A slight weakening in the Eurozone services PMI for May limited the support for the Euro at the start of the week, denting confidence in the outlook of the currency union.
Although economic activity across the Eurozone remained relatively solid, with private sector growth rising to a six-year high, this was not enough to boost the appeal of the single currency.
Worries over Greece are continuing to drag on market sentiment as a resolution to the ongoing debt crisis saga remains elusive, given that creditors are still at odds over the prospect of debt relief.
These concerns are unlikely to abate unless the Eurogroup approves the next tranche of bailout funds at its June meeting, with the threat of a fresh crisis still hanging over the single currency
Demand for the Euro could pick up if the latest European Central Bank (ECB) policy meeting proves encouraging, even though no change in monetary policy seems likely.
If ECB President Mario Draghi takes a more optimistic view, given the strength of recent growth data, this may encourage the Euro Pound exchange rate to return to a bullish run.
On the other hand, any fresh expressions of doubt or talking down of any prospective tapering of the quantitative easing program could dent the appeal of the Euro.
Confidence in the Pound remains muted ahead of Thursday’s general election, meanwhile, with the latest polls suggesting a further narrowing of the Conservatives’ lead over Labour.
Election jitters are likely to benefit the EUR GBP exchange rate in the near term, at least, as the outcome of the vote still looks rather uncertain.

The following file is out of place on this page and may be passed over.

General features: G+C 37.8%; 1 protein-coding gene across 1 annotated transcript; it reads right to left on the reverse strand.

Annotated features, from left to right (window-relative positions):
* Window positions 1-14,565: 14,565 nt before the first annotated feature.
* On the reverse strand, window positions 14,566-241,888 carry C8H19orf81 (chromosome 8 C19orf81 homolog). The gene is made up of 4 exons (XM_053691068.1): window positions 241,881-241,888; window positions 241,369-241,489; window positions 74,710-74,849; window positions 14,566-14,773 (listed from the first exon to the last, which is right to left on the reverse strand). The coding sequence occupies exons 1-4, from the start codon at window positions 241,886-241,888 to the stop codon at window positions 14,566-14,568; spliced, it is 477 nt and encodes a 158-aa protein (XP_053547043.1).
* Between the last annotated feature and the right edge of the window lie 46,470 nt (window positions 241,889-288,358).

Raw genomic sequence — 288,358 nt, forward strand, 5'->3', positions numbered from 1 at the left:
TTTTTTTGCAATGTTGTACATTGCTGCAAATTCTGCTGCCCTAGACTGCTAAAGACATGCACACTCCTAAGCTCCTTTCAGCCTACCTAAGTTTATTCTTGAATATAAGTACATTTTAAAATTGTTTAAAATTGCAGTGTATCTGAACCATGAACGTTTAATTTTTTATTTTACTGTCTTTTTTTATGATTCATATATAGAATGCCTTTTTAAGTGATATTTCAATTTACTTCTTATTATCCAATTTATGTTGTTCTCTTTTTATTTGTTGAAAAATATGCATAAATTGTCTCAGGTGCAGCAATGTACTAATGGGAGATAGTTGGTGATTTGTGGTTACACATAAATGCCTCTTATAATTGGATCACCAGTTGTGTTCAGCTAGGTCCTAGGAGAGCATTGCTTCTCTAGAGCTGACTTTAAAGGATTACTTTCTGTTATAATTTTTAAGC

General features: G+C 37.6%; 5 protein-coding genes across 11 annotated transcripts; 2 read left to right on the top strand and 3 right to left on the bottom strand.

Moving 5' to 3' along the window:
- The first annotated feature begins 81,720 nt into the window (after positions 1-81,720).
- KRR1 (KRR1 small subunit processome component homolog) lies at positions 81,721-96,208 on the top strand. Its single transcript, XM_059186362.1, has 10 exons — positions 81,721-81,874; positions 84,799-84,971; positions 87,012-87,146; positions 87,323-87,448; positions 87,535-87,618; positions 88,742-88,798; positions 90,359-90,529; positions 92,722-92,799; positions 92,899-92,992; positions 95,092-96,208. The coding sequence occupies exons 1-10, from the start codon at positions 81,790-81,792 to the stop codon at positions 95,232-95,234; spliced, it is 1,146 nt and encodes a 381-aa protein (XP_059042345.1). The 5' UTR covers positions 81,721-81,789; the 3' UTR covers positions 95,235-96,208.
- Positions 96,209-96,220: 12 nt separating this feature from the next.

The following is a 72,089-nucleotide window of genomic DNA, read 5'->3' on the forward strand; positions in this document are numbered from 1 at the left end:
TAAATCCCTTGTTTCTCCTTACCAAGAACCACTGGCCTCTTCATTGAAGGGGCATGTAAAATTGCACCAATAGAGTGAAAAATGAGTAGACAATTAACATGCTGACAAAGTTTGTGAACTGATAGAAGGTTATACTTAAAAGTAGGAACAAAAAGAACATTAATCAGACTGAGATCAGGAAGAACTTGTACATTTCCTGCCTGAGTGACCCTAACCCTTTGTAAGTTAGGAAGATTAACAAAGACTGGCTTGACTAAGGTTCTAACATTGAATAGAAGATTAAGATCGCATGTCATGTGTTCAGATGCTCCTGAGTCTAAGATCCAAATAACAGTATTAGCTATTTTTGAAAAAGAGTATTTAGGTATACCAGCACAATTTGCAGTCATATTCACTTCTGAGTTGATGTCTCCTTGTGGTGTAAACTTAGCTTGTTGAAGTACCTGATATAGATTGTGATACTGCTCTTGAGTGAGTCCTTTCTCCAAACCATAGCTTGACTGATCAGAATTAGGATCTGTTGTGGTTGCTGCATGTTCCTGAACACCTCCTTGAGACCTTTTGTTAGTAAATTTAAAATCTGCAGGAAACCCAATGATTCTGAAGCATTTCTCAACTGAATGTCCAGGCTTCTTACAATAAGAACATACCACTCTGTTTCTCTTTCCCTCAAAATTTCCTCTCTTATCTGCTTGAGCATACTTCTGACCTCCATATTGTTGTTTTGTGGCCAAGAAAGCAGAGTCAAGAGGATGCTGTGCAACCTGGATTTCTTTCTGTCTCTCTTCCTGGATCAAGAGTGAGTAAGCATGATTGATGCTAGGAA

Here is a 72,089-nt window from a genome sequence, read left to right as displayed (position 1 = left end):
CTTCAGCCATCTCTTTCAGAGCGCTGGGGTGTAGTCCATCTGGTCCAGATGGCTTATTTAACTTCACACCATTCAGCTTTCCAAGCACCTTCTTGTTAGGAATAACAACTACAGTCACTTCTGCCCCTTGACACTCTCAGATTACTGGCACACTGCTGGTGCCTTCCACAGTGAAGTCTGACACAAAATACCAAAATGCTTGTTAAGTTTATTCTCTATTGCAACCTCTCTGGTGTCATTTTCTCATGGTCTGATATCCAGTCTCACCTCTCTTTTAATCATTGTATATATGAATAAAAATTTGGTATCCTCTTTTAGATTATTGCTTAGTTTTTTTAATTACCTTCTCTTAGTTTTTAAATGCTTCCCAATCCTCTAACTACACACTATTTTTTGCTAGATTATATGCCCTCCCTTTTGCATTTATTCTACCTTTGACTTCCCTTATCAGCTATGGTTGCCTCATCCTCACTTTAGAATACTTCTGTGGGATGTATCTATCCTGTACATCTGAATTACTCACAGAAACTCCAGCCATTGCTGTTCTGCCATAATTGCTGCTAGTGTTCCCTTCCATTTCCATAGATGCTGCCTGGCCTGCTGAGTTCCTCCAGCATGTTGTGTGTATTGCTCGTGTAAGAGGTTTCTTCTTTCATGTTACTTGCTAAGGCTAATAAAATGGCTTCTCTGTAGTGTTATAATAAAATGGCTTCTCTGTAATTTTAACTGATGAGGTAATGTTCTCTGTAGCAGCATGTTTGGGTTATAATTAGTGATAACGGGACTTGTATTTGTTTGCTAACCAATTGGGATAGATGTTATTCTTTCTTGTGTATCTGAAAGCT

As Jack Di-Lizia, strategist at Deutsche Bank, noted:
‘The recent tightening in the polls has increased the probability of outcomes aside from an increased Conservative majority. The anticipated market impact varies widely by scenario, from a rally in the case of a reduced Conservative majority to a sharp sell-oﬀ in the event of a Labour majority.’
Either way, Sterling is likely to experience increased volatility once the actual results of the election start to come through.
Regardless of the outcome, however, the uncertainty of Brexit and upcoming negotiations with EU officials looks set to keep the Pound under pressure for some time to come.
May’s weaker-than-expected UK services PMI also undermined the appeal of the Pound, with the index slowing from 55.8 to 53.8.
While this remains solidly in growth territory, well above the neutral baseline of 50, this softening nevertheless indicates that the main engine of the UK economy is not in such robust health.
Current EUR GBP Interbank Exchange Rates
At the time of writing, the Euro Pound exchange rate was trending lower at 0.8737. Meanwhile, the Pound Euro exchange rate was making modest gains in the region of 1.1445.